Post-traumatic stress disorder is not a new condition to humanity. In fact, the symptoms of PTSD have been recorded for quite some time now. The earliest records were found on cuneiform tablets that date back approximately three thousand years ago during the Assyrian dynasty (1300-609 BC) in ancient Mesopotamia. Today, this area is known as Iraq. Some of the symptoms observed during that time were flashbacks, sleep disturbance, and low mood. However, as is common in ancient and indigenous cultures, the Mesopotamians explained these symptoms in a mythical way. The disorder was described as an affliction brought about by the spirit of the enemies the patient had killed during battles.
There also accounts from ancient Greece dating back to 490 B.C. from Herodotus, and then hundreds of years later during Shakespeare’s time that describes PTSD. Heroes and heroines throughout the world’s literature have similarly exhibited what we now know as PTSD.
The History of PTSD in the United States
Nowadays, it is recognized that PTSD is not exclusive to soldiers; it can plague your average civilian too. It appears that in Western society, it took industrial-scale warfare to trigger a field of research dedicated to understanding and treating the psychological damage that is caused by experiencing trauma. World War I brought the debilitating effects of war to the forefront, as new battle tactics in aerial combat and chemical warfare on such a large scale terrified soldiers; the new realities of war were more than just disturbing.
By WWII, it was recognized that, yes, war does have a negative impact on the mind and body; 40% of all discharges during that time were attributed to combat fatigue (aka PTSD). Nevertheless, combat fatigue was still stigmatized and not fully understood for what it really was, even throughout the Vietnam War. In fact, PTSD symptoms were attributed to individual weaknesses like traumatic neurosis rather than to a traumatic event outside of one’s control. It wasn’t until around 1980 that PTSD was established in the literature and socially accepted as a genuine psychiatric disorder caused by trauma that required compassionate and careful treatment.
Biology of PTSD
Whether you have experienced domestic abuse, the cruelties of war, or a life-changing accident, fear was likely an emotion you became all too familiar with; fear is considered the principal emotion of PTSD. It is hypothesized that such a strong and sometimes crippling emotion evolved as a survival mechanism. Fear tends to elicit defensive behavior like running away or fighting; this is also known as the fight or flight response. You can probably imagine other, more nuanced human responses like shouting, lying, avoidance behavior, and so on as a defense mechanism to fear. According to one study, predation pressure drove such defenses and has been conserved across mammal species today.
Symptoms of PTSD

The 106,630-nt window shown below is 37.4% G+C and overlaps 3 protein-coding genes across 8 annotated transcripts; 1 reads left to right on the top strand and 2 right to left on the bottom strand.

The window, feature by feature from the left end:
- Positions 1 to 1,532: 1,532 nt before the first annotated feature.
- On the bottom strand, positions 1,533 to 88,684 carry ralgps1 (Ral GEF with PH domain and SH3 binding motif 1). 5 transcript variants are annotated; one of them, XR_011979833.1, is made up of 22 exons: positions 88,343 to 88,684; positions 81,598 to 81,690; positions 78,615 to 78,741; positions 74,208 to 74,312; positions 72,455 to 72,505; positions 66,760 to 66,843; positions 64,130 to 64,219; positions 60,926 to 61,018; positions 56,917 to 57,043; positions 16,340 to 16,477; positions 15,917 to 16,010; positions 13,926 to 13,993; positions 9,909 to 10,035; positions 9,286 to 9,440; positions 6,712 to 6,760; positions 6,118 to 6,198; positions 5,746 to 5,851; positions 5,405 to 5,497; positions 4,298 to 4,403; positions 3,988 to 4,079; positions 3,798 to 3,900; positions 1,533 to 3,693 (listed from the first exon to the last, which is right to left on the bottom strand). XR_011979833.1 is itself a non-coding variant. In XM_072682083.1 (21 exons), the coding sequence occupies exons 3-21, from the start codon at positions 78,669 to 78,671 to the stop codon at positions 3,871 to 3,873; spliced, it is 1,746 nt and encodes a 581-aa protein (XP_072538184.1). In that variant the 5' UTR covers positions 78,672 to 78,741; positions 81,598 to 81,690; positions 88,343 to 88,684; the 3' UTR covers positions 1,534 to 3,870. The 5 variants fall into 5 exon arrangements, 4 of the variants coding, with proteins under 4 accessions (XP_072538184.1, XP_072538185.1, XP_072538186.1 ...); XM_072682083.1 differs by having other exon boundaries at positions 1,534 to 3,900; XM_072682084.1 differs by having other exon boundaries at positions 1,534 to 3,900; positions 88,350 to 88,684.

For patients who have PTSD, symptoms may include:
- Intrusive thoughts
- Sleep disturbances
- Memory and concentration changes
- Startle responses
However, it should be noted that not all patients experience the same symptoms at the same intensities. A study by the National Institutes of Health hypothesized that the symptoms reported here are a “behavioral manifestation of stress-induced changes in brain structure and function.”
Stress can cause short- and long-term chemical changes in specific regions of the brain. Similar to how addiction can have lasting effects on a person’s internal reward system – and thus, one’s capacity of self-control and satisfaction – trauma-induced stress can change how the brain chemically responds to stress. This, in turn, translates into a behavioral response. The parts of the brain that experience such changes include the amygdala, hippocampus, and prefrontal cortex. It has also been observed that in patients who have PTSD, stress hormones such as cortisol and norepinephrine are higher.
In a study conducted by the National Institute of Mental Health, associative learning was found to potentially play a role in the severity of a stress response, even in non-life-threatening situations. Scientists are still trying to understand the underlying neurobiological mechanisms fully. Yet, some evidence suggests that the amygdala might be of particular significance as it is involved in associative learning, value encoding, and emotional responses. The theory goes that if specific people, places, or things are present during a traumatic event, these things can become associated with that event and trigger stress and negative behavioral responses even during non-threatening situations. These factors become attached to the traumatic event and require effort to be seen as benign when they are truly not a threat.
Post-traumatic stress disorder (PTSD) can be a terrifying experience for soldiers and citizens alike. PTSD is caused by a traumatic event that may evoke painful and paralyzing flashbacks, nightmares, and exaggerated responses to people, places, and things associated with the trauma but are actually harmless. Re-integrating back into society after such an ordeal can be emotionally and physically taxing; however, this is nothing to be ashamed about. The underlying neurobiological mechanisms of PTSD are being studied, and new developments are helping to further the understanding and quality of treatment for patients. At Oceanfront Recovery, we make compassionate and effective care affordable. Our licensed therapists are trained to address our patients’ needs and put them on a clear path to recovery in our PTSD Treatment Program. If you or someone you know is also suffering from co-occurring substance abuse, our clinicians can address those concerns too; we’ve got you covered. Call Oceanfront today at (877) 279-1777 to learn more about our programs.